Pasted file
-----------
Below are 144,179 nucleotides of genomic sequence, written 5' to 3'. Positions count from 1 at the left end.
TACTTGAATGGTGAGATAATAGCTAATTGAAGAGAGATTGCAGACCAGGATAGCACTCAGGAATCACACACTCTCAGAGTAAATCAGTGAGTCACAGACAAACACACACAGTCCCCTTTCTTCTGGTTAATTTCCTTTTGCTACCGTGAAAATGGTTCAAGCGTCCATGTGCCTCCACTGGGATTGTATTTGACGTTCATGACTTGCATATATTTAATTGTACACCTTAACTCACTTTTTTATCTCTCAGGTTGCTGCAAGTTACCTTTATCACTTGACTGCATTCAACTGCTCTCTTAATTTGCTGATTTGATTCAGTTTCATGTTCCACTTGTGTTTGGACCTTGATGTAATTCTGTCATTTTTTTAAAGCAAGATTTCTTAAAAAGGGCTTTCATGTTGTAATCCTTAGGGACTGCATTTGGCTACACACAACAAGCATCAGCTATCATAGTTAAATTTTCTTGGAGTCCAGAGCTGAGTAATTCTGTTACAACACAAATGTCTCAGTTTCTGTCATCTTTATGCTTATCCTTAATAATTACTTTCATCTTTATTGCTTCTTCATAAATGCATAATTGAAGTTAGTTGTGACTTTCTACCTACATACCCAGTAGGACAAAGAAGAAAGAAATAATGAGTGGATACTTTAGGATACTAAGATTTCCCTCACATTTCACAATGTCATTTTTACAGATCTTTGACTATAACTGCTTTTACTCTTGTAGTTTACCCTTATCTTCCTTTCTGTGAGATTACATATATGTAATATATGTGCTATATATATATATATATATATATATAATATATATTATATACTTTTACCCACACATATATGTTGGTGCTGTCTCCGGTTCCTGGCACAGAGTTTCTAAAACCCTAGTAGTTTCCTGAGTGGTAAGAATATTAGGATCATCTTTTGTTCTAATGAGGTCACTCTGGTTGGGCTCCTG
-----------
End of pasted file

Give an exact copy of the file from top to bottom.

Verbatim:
Below are 144,179 nucleotides of genomic sequence, written 5' to 3'. Positions count from 1 at the left end.
TACTTGAATGGTGAGATAATAGCTAATTGAAGAGAGATTGCAGACCAGGATAGCACTCAGGAATCACACACTCTCAGAGTAAATCAGTGAGTCACAGACAAACACACACAGTCCCCTTTCTTCTGGTTAATTTCCTTTTGCTACCGTGAAAATGGTTCAAGCGTCCATGTGCCTCCACTGGGATTGTATTTGACGTTCATGACTTGCATATATTTAATTGTACACCTTAACTCACTTTTTTATCTCTCAGGTTGCTGCAAGTTACCTTTATCACTTGACTGCATTCAACTGCTCTCTTAATTTGCTGATTTGATTCAGTTTCATGTTCCACTTGTGTTTGGACCTTGATGTAATTCTGTCATTTTTTTAAAGCAAGATTTCTTAAAAAGGGCTTTCATGTTGTAATCCTTAGGGACTGCATTTGGCTACACACAACAAGCATCAGCTATCATAGTTAAATTTTCTTGGAGTCCAGAGCTGAGTAATTCTGTTACAACACAAATGTCTCAGTTTCTGTCATCTTTATGCTTATCCTTAATAATTACTTTCATCTTTATTGCTTCTTCATAAATGCATAATTGAAGTTAGTTGTGACTTTCTACCTACATACCCAGTAGGACAAAGAAGAAAGAAATAATGAGTGGATACTTTAGGATACTAAGATTTCCCTCACATTTCACAATGTCATTTTTACAGATCTTTGACTATAACTGCTTTTACTCTTGTAGTTTACCCTTATCTTCCTTTCTGTGAGATTACATATATGTAATATATGTGCTATATATATATATATATATATATATAATATATATTATATACTTTTACCCACACATATATGTTGGTGCTGTCTCCGGTTCCTGGCACAGAGTTTCTAAAACCCTAGTAGTTTCCTGAGTGGTAAGAATATTAGGATCATCTTTTGTTCTAATGAGGTCACTCTGGTTGGGCTCCTG